Directions: The historic mining community of Tombstone, Arizona, is located about 69 miles southeast of Tucson by taking Interstate 10 and State Route 80. With over 200,000 visitors annually this is one of the most visited sites in Arizona. The popularity stems from its reputation as a rough frontier town with shootouts between Wyatt Earp and the Clayton brothers. Today, visitors can pay to see a reenactment of the shootout at the OK Corral, the historic Bird Cage Theater, Crystal Palace and the Courthouse. The Tombstone Courthouse is now a State Park and is worth a visit. However, there is a certain amount of fakeness to the town. The famous Boothill Cemetery was moved to accomodate tourists and many of the buildings are not in their orginal locations. In light of its touristy nature Tombstone is worth an afternoon.
History: The boom began in 1878 when ed Shieffelin found silver ore to the west of town. He named the claims Tombstone and Graveyard because of the rough reputation the area had gotten with settlers. While in Signal, Arizona, getting the ore assayed Sheiffelin became partners with the assayer Richard Gird. The mines boomed and between 1880-1886 the mines produced $40 million worth of silver. The ore could not be milled in Tombstone because of a lack of water so Gird created Millville nine miles west on the San Pedro River. The town of Fairbank, also to the west, became the central location for materials to be shipped in by rail. The town and area became known as a rough area because of numerous murders by outlaws and Apache Indians. Bandits also robbed the supply routes into town.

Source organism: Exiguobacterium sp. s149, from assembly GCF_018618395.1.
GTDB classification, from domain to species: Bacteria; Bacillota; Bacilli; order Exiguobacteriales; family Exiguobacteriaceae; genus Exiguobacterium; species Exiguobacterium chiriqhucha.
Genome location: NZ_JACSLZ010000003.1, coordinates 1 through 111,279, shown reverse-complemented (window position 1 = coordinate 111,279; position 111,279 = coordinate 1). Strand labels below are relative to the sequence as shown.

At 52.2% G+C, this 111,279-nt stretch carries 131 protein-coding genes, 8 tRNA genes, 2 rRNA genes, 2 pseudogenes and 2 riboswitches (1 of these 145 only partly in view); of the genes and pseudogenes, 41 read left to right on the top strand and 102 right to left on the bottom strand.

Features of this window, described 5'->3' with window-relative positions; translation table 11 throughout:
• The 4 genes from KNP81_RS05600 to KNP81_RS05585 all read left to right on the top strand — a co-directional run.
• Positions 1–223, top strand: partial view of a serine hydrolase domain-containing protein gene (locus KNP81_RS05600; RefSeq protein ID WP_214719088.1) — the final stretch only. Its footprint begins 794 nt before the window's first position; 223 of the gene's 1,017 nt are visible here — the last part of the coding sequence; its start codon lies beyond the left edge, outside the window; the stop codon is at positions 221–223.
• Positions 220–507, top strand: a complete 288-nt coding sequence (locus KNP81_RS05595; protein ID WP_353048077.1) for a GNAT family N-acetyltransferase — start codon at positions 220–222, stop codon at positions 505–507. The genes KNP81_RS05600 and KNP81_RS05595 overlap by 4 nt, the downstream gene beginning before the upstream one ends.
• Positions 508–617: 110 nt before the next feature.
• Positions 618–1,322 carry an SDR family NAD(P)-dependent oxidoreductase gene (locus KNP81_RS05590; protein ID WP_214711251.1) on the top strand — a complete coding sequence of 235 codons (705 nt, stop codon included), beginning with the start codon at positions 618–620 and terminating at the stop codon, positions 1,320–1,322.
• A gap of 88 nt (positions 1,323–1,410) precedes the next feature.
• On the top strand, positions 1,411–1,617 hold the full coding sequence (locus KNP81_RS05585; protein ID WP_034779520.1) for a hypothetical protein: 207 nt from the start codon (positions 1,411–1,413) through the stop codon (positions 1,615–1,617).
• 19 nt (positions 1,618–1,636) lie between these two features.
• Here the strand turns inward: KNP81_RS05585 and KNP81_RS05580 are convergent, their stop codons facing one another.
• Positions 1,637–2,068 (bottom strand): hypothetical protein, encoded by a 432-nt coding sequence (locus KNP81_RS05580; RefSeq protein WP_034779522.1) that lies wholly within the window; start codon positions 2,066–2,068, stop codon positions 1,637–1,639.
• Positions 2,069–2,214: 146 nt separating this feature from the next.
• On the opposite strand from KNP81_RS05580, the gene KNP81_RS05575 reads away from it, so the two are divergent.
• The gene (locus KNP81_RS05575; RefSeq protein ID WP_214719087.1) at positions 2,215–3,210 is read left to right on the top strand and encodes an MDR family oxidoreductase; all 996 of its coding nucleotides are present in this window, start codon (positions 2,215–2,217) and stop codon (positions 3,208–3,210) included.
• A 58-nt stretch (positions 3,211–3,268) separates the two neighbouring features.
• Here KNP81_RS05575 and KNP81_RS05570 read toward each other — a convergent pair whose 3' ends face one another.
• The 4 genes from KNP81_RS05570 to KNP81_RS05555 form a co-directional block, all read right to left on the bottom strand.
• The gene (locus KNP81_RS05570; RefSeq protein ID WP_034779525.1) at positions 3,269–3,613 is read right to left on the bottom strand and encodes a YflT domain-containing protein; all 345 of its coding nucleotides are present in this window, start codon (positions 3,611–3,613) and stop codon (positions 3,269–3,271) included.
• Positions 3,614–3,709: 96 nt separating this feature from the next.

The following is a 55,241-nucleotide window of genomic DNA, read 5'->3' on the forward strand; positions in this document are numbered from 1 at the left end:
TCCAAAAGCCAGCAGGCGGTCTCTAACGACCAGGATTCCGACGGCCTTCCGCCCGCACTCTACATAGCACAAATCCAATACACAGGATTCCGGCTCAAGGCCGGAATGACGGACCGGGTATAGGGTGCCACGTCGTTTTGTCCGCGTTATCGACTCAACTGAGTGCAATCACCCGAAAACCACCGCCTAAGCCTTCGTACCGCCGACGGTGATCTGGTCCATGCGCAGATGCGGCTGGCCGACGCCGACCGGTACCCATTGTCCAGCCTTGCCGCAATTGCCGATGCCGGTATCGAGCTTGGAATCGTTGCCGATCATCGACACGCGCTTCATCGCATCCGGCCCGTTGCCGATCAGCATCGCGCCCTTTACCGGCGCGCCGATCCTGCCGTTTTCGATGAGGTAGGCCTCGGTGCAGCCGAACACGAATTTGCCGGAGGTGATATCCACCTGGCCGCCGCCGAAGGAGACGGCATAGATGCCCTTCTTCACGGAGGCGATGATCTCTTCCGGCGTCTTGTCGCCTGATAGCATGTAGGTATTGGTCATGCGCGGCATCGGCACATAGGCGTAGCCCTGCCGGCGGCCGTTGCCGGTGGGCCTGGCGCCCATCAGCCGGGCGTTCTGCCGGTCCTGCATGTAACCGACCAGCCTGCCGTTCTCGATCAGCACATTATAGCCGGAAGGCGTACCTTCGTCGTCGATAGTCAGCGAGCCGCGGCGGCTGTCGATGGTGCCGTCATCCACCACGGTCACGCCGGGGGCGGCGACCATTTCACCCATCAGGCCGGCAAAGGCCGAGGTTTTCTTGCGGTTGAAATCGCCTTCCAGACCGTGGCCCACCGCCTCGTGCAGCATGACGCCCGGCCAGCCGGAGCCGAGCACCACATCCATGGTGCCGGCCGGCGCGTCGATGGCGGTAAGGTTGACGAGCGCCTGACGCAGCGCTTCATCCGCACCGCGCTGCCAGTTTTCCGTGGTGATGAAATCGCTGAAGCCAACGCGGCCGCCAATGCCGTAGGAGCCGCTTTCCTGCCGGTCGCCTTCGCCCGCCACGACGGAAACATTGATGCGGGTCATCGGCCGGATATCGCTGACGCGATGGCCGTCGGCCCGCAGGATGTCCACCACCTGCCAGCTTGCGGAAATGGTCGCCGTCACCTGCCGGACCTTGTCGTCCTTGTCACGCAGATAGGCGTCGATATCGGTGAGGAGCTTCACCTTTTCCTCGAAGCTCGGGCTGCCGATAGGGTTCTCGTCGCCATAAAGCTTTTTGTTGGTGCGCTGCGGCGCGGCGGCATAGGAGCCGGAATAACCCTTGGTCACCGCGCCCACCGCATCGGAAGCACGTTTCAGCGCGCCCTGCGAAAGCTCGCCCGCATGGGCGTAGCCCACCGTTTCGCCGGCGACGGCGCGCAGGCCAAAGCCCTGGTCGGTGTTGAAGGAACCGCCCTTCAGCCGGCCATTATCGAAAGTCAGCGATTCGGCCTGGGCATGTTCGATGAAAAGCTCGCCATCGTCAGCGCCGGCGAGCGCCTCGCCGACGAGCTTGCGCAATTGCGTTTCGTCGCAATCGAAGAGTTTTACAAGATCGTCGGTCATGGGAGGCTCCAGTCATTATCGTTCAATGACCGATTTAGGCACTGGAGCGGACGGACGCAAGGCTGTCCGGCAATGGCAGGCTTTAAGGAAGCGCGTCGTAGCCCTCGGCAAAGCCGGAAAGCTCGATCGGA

Heartache began in 1881 and didn't stop until the mines shut down forever in 1929. In 1881 and 1882 major fires burned a significant number of the bussinesses in town. Despite the fires, the town rebuilt and continued to be productive. In 1886 the shfts penetrated the underground water table; flooding the tunnels. As a result, the mines had to close and many residents moved to other boomtowns such as Bisbee to the south. Attempts to reopen the mines continued until 1929. Today there is very little active mining in the hills near Tombstone. (Information from Arizona Ghost Towns and Mining Camps by Philip Varney). For more information on Tombstone please consult the author Ben Traywick. The photos on this post are of the infamous Boothill Cemetery where many of those who died a violent death are buried.
Neat photo of the Dragoon Mountains across the valley